By Don Heckman
Talent, Oregon. “Real Vocal String Quartet.” The words on the program guide seemed almost contradictory. What was it to be? One or the other? A vocal ensemble or a string quartet?
But when the four gifted members of the Real Vocal String Quartet began their concert Sunday night in the performance room of the beautiful Paschal Winery in Talent, Oregon, all the seemingly contradictory aspects of their name immediately disappeared.
The transformation began with “Kyili Turam,” a piece inspired by the Quartet’s fascination with world music, in this case from Macedonia. Starting with a full bodied string quartet opening, the four instrumentalists – still playing — moved close to their vocal microphones and enriched the string sounds with lush, four voice harmonies. The effect was astonishing, orchestral in its size, utterly gripping in its emotional impact. And it was just the beginning of the memorable program offered by the versatile artists of the Real Vocal String Quartet – violinists Irene Sazor and Alisa Rose, violist Matthias McIntire and cellist Jessica Ivry.
To say that the music was imaginative in every aspect of the word would only begin to describe a program that reached across a boundary-less array of genres. Classical, jazz, blues, Americana, fiddle music, world music and much more, all of it performed via a mesmerizing blend of authenticity and brilliant inventiveness – vocally, instrumentally and in combinations of both.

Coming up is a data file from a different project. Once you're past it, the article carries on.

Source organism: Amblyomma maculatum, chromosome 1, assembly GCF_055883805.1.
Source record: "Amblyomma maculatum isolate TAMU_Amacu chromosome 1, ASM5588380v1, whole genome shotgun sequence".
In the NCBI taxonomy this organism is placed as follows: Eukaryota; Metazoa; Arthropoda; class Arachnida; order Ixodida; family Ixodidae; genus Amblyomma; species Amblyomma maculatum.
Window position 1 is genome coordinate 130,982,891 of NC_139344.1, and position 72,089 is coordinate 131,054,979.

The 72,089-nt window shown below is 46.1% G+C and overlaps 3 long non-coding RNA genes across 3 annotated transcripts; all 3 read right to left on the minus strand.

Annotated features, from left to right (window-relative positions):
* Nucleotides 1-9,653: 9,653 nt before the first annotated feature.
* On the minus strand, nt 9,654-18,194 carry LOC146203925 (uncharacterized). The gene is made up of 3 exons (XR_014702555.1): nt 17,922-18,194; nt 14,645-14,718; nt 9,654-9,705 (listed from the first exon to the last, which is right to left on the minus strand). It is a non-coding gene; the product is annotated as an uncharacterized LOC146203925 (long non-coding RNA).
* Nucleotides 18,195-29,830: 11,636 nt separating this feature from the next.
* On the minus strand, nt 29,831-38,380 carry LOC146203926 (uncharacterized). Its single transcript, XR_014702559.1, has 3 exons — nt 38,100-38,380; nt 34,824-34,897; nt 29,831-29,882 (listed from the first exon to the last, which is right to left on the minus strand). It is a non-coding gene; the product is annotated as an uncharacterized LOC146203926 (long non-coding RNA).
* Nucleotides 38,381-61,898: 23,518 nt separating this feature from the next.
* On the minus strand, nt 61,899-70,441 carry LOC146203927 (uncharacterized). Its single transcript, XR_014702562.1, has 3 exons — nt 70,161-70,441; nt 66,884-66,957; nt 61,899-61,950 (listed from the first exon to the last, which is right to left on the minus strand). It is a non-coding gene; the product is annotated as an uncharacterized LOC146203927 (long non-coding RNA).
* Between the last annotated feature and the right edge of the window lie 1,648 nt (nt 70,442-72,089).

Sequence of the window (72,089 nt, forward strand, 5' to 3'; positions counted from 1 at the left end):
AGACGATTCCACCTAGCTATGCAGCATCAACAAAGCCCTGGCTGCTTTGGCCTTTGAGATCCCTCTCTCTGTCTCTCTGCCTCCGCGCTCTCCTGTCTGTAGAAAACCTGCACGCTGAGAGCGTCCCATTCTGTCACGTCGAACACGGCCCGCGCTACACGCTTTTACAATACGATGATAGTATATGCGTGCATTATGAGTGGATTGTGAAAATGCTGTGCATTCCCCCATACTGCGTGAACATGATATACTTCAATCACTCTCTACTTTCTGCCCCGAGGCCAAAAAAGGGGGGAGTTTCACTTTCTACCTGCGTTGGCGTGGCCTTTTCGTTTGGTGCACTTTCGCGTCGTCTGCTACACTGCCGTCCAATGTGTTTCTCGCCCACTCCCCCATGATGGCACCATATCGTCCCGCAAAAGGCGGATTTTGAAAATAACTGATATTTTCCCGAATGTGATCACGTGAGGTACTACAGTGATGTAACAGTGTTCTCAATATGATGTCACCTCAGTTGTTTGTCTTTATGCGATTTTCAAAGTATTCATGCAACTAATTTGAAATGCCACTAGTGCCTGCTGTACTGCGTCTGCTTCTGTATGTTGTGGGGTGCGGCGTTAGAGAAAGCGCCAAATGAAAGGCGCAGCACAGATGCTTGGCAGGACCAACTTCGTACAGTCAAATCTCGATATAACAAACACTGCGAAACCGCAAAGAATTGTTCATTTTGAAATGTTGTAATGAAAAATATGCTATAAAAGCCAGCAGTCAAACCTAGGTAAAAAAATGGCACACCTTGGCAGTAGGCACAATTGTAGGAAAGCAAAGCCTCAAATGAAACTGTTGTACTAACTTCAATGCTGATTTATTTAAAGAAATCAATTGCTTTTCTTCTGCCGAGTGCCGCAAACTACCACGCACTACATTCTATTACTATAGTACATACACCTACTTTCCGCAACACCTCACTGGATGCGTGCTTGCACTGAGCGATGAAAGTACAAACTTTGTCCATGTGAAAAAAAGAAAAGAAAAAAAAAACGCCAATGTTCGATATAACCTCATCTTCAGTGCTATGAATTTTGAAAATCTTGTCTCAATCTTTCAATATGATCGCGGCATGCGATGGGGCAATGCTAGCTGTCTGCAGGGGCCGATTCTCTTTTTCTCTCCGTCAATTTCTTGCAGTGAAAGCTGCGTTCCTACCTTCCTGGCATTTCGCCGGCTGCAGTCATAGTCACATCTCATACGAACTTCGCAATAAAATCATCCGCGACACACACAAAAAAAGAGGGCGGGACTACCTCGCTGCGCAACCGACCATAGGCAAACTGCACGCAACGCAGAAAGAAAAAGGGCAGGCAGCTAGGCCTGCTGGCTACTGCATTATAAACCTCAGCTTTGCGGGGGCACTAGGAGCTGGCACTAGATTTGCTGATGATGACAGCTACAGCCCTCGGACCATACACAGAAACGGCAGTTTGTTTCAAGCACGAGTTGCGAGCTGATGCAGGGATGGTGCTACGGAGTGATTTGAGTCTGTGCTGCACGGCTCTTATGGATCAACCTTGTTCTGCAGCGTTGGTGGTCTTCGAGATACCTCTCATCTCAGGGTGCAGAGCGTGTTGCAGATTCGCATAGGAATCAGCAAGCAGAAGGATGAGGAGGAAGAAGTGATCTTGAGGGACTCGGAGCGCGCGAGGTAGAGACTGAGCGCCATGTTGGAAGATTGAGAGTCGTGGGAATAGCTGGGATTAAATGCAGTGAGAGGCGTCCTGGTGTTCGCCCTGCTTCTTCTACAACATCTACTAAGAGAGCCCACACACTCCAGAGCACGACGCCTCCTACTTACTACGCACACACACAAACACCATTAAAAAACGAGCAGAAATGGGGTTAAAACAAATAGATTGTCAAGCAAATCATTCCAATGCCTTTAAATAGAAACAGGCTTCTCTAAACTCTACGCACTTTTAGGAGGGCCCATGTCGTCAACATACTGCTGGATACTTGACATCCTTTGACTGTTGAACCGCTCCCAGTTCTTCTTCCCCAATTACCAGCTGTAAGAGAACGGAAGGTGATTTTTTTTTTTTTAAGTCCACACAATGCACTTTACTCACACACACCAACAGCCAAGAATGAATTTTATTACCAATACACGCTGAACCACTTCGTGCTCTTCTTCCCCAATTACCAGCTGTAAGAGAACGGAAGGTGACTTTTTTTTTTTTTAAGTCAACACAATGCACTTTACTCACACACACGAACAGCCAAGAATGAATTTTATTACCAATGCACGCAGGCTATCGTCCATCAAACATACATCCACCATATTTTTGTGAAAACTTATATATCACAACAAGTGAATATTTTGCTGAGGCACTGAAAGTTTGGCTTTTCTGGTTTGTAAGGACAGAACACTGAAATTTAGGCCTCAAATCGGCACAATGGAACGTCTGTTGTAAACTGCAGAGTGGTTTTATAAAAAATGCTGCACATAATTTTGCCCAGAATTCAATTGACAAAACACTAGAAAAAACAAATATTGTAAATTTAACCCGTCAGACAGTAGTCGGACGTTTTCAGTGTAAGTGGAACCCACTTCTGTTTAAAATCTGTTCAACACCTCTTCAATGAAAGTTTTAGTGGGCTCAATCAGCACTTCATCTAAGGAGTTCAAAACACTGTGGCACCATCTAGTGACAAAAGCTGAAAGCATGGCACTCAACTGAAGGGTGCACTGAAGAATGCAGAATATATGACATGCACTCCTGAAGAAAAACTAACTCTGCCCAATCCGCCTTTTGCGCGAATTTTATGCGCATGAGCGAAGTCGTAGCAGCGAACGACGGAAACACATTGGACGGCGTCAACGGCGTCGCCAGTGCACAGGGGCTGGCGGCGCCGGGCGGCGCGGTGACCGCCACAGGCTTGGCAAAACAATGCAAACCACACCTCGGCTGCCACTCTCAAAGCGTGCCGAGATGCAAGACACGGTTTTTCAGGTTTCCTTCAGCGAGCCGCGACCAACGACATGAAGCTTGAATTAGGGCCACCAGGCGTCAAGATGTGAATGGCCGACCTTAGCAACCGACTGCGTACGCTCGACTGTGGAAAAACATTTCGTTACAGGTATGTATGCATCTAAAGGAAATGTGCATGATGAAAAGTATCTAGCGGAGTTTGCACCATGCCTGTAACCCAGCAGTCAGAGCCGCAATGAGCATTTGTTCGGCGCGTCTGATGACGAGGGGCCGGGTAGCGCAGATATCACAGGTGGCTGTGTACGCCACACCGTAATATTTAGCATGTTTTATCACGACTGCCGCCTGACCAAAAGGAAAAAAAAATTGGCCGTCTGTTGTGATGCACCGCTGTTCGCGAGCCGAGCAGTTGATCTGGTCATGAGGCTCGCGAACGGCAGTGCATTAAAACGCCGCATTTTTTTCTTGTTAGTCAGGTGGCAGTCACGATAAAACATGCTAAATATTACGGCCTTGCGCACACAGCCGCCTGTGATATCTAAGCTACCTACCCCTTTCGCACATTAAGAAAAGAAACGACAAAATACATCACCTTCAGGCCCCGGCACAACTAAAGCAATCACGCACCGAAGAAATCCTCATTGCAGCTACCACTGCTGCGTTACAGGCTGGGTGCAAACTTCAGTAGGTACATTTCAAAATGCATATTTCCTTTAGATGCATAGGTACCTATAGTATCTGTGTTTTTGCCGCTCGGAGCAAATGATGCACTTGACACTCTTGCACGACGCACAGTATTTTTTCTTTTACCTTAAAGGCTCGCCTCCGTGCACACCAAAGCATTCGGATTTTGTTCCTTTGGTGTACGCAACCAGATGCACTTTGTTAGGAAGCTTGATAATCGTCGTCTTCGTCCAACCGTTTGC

Titles were either unannounced or identified too quickly to register. But no matter; the significant information resided in the fact that most of the music was original, written or arranged by the four players – offering even more evidence of the expansive skills of this remarkable ensemble.
There were far too many highlights to list in the group’s eclectic selections. One of the most fascinating was a free improvisation, a completely spontaneous, unwritten, on-the-spot, brilliant four part composition. It’s a technique other groups have tried – dating back to the free jazz era of the ’60s. But I’ve rarely heard it delivered with the Vocal String Quartet’s inventive musical authority.
Another piece – violist Matthias McIntire’s whimsically titled “California Residents Blissful Despite Impending Earthquake” – displayed another quality, employing the group’s vocal/instrumental timbres with impressionistic impact.
In addition to their remarkable skills as an inventive musical collective, the four principals of the Vocal Jazz Quartet also displayed unique solo abilities. Each revealed convincing improvisational abilities. The two violinists – Irene Sazor and Alisa Rose – tossed riffs back and forth, slipping and sliding through blues licks, with the ease of a bebop jam. McIntire added an equal jazz authenticity to his soloing. And cellist Jessica Ivry energized the rhythm with Ron Carter-like bass lines interspersed with arching, classical counter melodies.
It was, in short, an evening overflowing with much to enjoy. The Real Vocal String Quartet, despite its seemingly confusing title, left this listener, no doubt among many others, with an evening that will be long remembered.